Recently, the Michigan Supreme Court declined to hear a lawsuit filed challenging the state's ban on judges over 70 seeking reelection; the age-discrimination case had previously been dismissed by the Court of Claims.
THE CONTENT OF THE BILL:
House Joint Resolution G would amend Article VI, Section 19 of the Michigan Constitution of 1963 to eliminate the age limitation for eligibility for election or appointment to a judicial office. The resolution would require voter approval at the next general election. A general election is held in November of an even-numbered year.
Presently, judges cannot seek reelection once they reach 70 years of age. The following requirements currently exist for judges and justices in Michigan:
· For justices of the Michigan Supreme Court, or judges on the court of appeals, circuit court, probate court, and other courts, one must be licensed to practice law in the state.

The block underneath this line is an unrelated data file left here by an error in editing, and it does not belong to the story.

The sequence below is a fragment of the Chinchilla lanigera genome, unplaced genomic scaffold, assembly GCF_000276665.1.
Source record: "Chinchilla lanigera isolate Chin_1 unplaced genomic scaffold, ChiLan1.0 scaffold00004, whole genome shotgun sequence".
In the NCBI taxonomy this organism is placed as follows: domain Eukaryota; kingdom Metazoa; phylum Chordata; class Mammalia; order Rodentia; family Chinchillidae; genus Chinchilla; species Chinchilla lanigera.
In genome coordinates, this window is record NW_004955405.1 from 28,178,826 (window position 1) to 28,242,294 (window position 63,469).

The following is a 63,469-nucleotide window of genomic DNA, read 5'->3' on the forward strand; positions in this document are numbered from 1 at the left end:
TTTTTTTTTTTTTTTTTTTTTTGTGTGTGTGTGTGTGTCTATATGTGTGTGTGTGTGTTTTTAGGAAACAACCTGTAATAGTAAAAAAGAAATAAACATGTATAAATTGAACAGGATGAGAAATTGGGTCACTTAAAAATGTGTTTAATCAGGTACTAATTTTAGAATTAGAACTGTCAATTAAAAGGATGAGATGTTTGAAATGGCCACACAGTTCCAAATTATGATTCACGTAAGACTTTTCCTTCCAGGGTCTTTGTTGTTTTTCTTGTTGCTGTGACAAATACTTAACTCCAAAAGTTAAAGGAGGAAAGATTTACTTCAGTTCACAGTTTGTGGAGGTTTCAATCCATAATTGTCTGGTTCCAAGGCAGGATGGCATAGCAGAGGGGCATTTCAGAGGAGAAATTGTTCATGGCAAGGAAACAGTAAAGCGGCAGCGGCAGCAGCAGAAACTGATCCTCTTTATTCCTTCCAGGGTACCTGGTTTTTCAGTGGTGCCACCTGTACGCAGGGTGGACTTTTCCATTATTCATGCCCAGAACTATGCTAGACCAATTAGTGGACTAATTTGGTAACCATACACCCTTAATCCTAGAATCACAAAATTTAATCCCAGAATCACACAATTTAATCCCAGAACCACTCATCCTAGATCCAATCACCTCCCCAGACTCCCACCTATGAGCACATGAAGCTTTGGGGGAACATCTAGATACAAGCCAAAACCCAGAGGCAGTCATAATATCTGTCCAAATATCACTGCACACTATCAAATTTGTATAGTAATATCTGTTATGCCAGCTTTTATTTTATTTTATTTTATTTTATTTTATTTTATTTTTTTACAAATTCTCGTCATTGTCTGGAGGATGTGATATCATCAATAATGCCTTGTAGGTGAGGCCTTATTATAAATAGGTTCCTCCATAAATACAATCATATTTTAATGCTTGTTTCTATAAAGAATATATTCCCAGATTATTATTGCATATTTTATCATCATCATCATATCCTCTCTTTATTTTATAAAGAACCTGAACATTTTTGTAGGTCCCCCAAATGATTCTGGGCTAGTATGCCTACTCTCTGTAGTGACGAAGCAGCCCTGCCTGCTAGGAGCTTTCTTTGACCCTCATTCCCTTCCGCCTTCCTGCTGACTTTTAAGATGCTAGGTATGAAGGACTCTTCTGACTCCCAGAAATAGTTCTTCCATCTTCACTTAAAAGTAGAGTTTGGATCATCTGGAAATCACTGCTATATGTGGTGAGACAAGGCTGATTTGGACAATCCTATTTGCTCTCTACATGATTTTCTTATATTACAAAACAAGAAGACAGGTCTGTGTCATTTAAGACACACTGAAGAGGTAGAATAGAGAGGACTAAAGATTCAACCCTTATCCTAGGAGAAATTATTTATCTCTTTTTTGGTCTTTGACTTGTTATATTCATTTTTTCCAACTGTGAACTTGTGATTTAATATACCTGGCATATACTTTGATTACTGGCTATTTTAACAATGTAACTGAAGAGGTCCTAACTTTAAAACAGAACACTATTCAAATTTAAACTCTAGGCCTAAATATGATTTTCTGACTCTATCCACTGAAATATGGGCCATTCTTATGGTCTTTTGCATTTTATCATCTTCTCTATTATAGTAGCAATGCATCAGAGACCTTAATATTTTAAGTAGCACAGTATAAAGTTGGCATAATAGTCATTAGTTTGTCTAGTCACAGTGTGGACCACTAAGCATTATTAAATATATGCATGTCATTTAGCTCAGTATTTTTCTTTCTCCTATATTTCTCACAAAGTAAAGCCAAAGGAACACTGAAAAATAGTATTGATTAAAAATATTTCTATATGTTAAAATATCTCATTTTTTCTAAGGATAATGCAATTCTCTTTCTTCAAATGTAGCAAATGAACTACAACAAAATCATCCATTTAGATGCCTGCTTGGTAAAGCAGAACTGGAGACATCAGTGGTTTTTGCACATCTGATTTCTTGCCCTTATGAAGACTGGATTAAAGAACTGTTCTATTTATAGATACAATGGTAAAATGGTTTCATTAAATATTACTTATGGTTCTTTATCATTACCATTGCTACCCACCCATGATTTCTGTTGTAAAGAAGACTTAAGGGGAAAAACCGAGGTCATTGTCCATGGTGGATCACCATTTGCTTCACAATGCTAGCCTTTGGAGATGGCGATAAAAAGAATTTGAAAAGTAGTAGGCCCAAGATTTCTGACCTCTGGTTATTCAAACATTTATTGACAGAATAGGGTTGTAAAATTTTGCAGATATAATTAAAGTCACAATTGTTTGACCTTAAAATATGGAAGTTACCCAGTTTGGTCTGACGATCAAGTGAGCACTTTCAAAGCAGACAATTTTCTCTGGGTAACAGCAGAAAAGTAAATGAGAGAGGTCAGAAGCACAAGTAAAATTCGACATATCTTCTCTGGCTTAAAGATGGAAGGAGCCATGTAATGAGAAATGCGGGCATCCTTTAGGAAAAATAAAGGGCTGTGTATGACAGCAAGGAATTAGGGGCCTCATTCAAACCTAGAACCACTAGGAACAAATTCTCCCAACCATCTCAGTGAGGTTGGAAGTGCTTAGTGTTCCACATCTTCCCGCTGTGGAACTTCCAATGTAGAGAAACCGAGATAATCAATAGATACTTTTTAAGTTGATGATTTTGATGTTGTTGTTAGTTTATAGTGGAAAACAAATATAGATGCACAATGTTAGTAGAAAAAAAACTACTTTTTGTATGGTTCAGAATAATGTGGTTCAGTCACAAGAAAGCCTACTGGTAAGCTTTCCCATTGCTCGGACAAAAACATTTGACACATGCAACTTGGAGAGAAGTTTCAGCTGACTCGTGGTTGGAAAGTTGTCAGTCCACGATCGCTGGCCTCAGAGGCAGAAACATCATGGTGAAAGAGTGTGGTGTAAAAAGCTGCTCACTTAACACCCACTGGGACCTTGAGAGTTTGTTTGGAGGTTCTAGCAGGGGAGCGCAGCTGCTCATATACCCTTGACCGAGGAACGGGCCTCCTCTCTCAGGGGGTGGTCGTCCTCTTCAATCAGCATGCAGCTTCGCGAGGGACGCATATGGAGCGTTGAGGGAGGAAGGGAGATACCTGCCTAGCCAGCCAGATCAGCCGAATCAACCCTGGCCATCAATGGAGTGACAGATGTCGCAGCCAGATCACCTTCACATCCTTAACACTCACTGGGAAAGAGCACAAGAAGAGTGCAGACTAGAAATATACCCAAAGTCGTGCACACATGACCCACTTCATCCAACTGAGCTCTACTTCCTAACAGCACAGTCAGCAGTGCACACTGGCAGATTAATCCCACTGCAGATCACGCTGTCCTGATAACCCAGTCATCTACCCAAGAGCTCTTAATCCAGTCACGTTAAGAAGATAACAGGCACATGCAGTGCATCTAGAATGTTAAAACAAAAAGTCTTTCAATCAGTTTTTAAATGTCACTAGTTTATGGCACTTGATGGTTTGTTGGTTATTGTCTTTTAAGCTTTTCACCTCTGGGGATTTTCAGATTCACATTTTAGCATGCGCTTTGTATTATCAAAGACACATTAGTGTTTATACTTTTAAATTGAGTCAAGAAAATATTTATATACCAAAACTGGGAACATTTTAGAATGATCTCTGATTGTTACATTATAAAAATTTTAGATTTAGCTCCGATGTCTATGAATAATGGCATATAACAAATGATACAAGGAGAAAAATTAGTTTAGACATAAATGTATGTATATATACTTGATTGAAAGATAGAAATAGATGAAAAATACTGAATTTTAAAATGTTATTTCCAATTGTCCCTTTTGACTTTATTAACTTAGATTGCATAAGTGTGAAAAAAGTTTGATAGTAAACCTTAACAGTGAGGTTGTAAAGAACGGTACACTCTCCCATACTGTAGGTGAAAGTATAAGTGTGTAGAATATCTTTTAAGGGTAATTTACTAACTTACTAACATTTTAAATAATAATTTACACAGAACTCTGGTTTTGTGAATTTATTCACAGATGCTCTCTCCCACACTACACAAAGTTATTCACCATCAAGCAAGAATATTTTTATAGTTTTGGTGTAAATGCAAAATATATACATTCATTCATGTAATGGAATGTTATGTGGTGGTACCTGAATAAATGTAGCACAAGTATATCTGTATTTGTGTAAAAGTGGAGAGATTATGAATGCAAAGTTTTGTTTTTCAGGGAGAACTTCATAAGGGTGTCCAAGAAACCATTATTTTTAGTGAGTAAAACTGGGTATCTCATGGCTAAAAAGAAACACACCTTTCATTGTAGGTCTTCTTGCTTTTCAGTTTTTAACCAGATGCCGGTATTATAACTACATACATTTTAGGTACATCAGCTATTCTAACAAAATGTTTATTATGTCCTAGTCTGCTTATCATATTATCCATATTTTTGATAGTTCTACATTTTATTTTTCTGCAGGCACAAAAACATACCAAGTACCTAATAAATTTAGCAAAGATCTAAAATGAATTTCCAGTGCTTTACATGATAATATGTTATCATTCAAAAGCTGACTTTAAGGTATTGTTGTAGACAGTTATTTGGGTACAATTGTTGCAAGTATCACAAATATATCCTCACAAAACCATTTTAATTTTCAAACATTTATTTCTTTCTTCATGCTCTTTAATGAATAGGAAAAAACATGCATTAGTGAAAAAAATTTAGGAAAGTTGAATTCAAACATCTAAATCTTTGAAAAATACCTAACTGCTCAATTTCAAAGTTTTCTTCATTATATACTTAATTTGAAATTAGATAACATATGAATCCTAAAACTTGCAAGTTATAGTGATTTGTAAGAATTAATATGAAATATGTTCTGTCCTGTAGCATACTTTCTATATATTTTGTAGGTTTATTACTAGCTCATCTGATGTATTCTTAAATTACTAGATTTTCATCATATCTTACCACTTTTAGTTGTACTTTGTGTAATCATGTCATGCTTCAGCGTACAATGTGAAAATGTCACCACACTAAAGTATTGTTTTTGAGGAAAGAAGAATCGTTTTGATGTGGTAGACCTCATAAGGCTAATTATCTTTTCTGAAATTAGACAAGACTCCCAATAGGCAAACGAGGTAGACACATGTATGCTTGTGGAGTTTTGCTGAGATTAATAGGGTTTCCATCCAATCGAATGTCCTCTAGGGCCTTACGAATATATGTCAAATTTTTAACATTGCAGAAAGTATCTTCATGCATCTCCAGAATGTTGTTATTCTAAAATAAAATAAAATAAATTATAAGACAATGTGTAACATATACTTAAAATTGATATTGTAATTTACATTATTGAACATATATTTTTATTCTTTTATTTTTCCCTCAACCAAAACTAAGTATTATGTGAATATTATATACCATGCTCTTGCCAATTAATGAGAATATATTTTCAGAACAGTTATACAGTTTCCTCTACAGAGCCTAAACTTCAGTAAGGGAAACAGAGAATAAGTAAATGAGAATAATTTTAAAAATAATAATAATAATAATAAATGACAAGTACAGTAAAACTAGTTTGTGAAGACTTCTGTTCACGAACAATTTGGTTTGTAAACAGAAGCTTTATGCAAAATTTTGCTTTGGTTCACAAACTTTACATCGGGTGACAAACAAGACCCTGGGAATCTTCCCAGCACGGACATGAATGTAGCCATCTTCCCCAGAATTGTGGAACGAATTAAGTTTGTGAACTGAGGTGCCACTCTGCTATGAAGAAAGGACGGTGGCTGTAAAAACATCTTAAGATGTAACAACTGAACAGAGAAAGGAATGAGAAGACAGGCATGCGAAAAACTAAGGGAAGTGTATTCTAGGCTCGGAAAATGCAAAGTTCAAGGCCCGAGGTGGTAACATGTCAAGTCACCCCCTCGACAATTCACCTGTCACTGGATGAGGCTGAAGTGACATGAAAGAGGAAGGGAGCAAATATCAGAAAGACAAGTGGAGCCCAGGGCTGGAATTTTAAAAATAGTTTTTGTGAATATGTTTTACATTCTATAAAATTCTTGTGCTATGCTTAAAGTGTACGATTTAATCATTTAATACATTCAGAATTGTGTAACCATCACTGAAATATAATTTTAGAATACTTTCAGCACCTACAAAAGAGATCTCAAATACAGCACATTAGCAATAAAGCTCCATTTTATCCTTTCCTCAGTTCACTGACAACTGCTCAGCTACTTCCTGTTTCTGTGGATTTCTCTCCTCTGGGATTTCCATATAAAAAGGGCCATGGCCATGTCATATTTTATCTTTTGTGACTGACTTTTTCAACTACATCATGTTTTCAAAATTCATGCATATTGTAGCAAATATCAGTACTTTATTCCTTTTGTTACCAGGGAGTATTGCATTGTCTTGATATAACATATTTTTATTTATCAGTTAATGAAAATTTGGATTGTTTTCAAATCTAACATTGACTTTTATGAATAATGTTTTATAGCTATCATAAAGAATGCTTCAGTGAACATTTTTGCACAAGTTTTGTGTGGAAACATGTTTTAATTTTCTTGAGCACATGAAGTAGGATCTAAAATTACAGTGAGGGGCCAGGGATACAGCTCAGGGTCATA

· For justices of the supreme court or judges on a trial court or the court of appeals, one must be have been admitted to practice law for at least five years. This provision was added to the Michigan Constitution by Senate Joint Resolution D (Proposal B), which the voters approved with 81% of the vote in 1996.
· For all judicial offices, one may not be elected or appointed after reaching age 70.
House Joint Resolution G would amend the final requirement to eliminate the restriction on eligibility for election or appointment based on age.
The resolution would require voter approval at the next general election, which would be November 6, 2018.